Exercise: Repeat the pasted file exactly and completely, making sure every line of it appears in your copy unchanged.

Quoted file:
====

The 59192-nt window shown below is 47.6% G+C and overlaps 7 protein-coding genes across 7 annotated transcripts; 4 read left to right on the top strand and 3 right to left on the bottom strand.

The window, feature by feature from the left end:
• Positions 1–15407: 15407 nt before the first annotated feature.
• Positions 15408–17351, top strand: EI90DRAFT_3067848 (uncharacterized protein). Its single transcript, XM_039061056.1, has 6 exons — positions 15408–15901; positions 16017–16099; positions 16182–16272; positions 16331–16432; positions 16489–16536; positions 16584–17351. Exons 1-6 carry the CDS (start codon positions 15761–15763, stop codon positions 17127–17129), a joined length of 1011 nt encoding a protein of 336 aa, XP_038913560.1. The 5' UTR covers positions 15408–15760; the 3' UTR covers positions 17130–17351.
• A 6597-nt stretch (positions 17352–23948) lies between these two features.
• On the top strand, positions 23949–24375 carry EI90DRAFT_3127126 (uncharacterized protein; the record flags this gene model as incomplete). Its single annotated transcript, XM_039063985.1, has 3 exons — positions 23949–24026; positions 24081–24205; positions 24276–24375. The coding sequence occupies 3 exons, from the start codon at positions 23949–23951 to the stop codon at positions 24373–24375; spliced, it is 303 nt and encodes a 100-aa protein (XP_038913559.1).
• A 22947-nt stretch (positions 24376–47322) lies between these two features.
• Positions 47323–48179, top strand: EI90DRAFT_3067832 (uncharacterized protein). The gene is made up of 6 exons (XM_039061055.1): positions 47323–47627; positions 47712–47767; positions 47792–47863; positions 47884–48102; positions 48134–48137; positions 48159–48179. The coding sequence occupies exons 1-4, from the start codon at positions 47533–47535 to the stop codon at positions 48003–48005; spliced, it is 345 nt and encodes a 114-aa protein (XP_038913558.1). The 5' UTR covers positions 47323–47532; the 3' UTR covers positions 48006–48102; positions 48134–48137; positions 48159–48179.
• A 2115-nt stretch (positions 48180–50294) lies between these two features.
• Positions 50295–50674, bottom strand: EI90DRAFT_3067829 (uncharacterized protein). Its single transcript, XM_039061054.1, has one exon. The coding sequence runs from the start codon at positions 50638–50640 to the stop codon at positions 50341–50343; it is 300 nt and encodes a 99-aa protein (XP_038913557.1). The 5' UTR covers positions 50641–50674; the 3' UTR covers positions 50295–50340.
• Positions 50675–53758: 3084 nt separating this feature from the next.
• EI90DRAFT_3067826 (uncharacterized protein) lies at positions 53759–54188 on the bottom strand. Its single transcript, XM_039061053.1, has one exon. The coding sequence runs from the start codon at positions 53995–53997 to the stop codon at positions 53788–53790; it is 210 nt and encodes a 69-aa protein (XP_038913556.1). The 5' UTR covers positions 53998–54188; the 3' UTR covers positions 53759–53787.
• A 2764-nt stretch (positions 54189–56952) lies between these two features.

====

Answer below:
The 59192-nt window shown below is 47.6% G+C and overlaps 7 protein-coding genes across 7 annotated transcripts; 4 read left to right on the top strand and 3 right to left on the bottom strand.

The window, feature by feature from the left end:
• Positions 1–15407: 15407 nt before the first annotated feature.
• Positions 15408–17351, top strand: EI90DRAFT_3067848 (uncharacterized protein). Its single transcript, XM_039061056.1, has 6 exons — positions 15408–15901; positions 16017–16099; positions 16182–16272; positions 16331–16432; positions 16489–16536; positions 16584–17351. Exons 1-6 carry the CDS (start codon positions 15761–15763, stop codon positions 17127–17129), a joined length of 1011 nt encoding a protein of 336 aa, XP_038913560.1. The 5' UTR covers positions 15408–15760; the 3' UTR covers positions 17130–17351.
• A 6597-nt stretch (positions 17352–23948) lies between these two features.
• On the top strand, positions 23949–24375 carry EI90DRAFT_3127126 (uncharacterized protein; the record flags this gene model as incomplete). Its single annotated transcript, XM_039063985.1, has 3 exons — positions 23949–24026; positions 24081–24205; positions 24276–24375. The coding sequence occupies 3 exons, from the start codon at positions 23949–23951 to the stop codon at positions 24373–24375; spliced, it is 303 nt and encodes a 100-aa protein (XP_038913559.1).
• A 22947-nt stretch (positions 24376–47322) lies between these two features.
• Positions 47323–48179, top strand: EI90DRAFT_3067832 (uncharacterized protein). The gene is made up of 6 exons (XM_039061055.1): positions 47323–47627; positions 47712–47767; positions 47792–47863; positions 47884–48102; positions 48134–48137; positions 48159–48179. The coding sequence occupies exons 1-4, from the start codon at positions 47533–47535 to the stop codon at positions 48003–48005; spliced, it is 345 nt and encodes a 114-aa protein (XP_038913558.1). The 5' UTR covers positions 47323–47532; the 3' UTR covers positions 48006–48102; positions 48134–48137; positions 48159–48179.
• A 2115-nt stretch (positions 48180–50294) lies between these two features.
• Positions 50295–50674, bottom strand: EI90DRAFT_3067829 (uncharacterized protein). Its single transcript, XM_039061054.1, has one exon. The coding sequence runs from the start codon at positions 50638–50640 to the stop codon at positions 50341–50343; it is 300 nt and encodes a 99-aa protein (XP_038913557.1). The 5' UTR covers positions 50641–50674; the 3' UTR covers positions 50295–50340.
• Positions 50675–53758: 3084 nt separating this feature from the next.
• EI90DRAFT_3067826 (uncharacterized protein) lies at positions 53759–54188 on the bottom strand. Its single transcript, XM_039061053.1, has one exon. The coding sequence runs from the start codon at positions 53995–53997 to the stop codon at positions 53788–53790; it is 210 nt and encodes a 69-aa protein (XP_038913556.1). The 5' UTR covers positions 53998–54188; the 3' UTR covers positions 53759–53787.
• A 2764-nt stretch (positions 54189–56952) lies between these two features.